Foraging, charcuterie, and celebrating local ingredients: Chef Beau Vestal

Foraging, charcuterie, and celebrating local ingredients: Chef Beau Vestal


A chef’s life is a busy life. Beau Vestal’s workday starts around 10 am; he’s usually in the kitchen at New Rivers in Providence, RI, around noon, and he mans a station through the evening’s service, which wraps up around midnight.

Dining at New Rivers, you might glance at the “charcuterie & offal” menu and try the tongue (“long brine, pastrami rub, maple smoke, served warm”) or the Rhody-farmed lamb with mint, aleppo pepper and curry flavors, served with various house-made pickles. On the entrée menu you’ll find roasted bomster scallops with baby chiogga beets, brined and grilled berkshire pork with roasted parsley root and poached yellow beets.

Many of Vestal’s dishes feature local ingredients. Some might even spotlight mushrooms or other foods the chef himself found on a foraging trip with local farmers that day. “If it’s growing here, chances are it’s going to taste good with other things that we get from here too,” he says.

Vestal invited MyFreshLocal to New Rivers for a conversation covering partnerships between farmers and restaurants, foraging for wild beach plants, what rooster combs taste like, and much more.


MyFreshLocal: What’s your connection to local ingredients and local cooking?

Chef Beau Vestal: One of the things we enjoy is celebrating local ingredients and traditions. I’ve been here for about 12 years. I came up here from Florida in 1998 for culinary school. I want to buy the fish from these local waters that was in the water 1½ days ago. Because it’s going to taste better. And because it reflects what we’re trying to do here: Showcase New England.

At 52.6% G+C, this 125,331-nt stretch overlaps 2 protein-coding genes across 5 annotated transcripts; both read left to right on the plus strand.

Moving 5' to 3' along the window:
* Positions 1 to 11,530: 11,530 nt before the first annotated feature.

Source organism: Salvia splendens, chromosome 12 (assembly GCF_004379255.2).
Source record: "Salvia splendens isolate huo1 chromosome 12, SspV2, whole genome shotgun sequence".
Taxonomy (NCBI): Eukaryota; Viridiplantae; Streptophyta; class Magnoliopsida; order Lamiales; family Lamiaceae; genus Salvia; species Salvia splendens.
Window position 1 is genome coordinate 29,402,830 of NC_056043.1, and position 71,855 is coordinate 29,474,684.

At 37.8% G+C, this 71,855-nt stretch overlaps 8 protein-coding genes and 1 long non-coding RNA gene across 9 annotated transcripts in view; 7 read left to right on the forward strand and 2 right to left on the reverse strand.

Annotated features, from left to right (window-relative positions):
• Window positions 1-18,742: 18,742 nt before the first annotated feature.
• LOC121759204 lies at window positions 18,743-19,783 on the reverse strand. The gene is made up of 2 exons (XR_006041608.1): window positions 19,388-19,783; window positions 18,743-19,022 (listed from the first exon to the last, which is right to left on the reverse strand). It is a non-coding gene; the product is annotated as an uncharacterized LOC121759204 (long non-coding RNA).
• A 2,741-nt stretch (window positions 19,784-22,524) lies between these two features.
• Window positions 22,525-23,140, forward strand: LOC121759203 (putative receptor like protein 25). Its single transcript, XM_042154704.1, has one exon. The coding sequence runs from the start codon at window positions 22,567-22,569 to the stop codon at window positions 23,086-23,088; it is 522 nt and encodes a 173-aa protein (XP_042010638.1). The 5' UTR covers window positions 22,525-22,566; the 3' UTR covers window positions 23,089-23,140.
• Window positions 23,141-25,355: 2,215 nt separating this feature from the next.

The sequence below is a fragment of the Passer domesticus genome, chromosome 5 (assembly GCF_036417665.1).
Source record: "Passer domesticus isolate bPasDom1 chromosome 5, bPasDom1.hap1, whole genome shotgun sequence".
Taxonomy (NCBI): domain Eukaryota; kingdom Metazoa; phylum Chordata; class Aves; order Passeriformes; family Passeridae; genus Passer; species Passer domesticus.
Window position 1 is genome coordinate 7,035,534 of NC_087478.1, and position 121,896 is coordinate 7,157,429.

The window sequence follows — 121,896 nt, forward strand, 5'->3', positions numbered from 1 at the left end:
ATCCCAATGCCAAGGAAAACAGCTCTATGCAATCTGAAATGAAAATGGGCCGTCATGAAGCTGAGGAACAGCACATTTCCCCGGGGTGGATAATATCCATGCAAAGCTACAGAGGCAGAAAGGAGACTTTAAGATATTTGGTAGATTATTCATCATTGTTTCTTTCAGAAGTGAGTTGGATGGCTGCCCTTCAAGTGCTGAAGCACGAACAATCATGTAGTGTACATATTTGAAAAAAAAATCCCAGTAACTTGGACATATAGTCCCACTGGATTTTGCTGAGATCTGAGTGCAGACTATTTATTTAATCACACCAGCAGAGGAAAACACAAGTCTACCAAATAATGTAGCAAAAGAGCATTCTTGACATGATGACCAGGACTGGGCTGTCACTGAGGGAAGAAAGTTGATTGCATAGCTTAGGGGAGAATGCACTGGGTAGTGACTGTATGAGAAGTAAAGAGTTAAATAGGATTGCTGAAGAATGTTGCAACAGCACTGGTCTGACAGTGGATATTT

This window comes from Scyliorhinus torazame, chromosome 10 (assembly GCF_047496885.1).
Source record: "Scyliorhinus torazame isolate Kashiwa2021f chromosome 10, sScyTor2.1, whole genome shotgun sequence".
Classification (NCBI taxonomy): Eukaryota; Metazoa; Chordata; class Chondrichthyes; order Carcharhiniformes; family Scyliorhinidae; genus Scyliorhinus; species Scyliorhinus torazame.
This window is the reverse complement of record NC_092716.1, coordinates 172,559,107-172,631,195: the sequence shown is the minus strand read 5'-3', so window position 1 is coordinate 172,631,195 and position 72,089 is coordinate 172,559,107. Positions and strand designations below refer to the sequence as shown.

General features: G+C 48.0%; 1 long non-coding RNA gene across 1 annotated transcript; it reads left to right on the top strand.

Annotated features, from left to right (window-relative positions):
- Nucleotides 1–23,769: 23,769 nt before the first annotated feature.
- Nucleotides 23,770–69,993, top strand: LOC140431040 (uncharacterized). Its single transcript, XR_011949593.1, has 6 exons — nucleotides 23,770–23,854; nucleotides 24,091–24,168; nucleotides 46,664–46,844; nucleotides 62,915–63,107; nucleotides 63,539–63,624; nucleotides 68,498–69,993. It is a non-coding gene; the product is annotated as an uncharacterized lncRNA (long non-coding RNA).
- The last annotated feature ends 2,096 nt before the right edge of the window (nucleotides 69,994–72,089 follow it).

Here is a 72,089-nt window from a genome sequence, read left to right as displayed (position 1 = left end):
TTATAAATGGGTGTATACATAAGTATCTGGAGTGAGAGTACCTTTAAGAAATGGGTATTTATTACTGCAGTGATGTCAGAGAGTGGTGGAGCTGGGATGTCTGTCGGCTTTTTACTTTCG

That’s not to say, if there’s a great ranch in the Midwest who’s doing awesome beef and they have a really nice program, that we won’t source from them – we will.

But most of the people I buy from are my friends: Farmers I’ve been dealing with for the last 10-12 years, who know exactly what I want, they get excited about it just like I do. They call me and say "I’m setting aside a quarter acre for you, I’ll send you a seed catalog, tell me what you want me to grow". It’s kind of a neat chance for us to specifically pick and choose what we have in the restaurant.

I’d rather give my buying power to my friends. There’s an emotional attachment. And I’d rather see our spending dollars get recirculated into the community.

You think my job is hard – farming makes my life look pretty easy. Two years ago there was the whole tomato blight thing; farmers planted what they expected was going to bring them tens of thousands of dollars in revenue, and something beyond their control just wiped it out.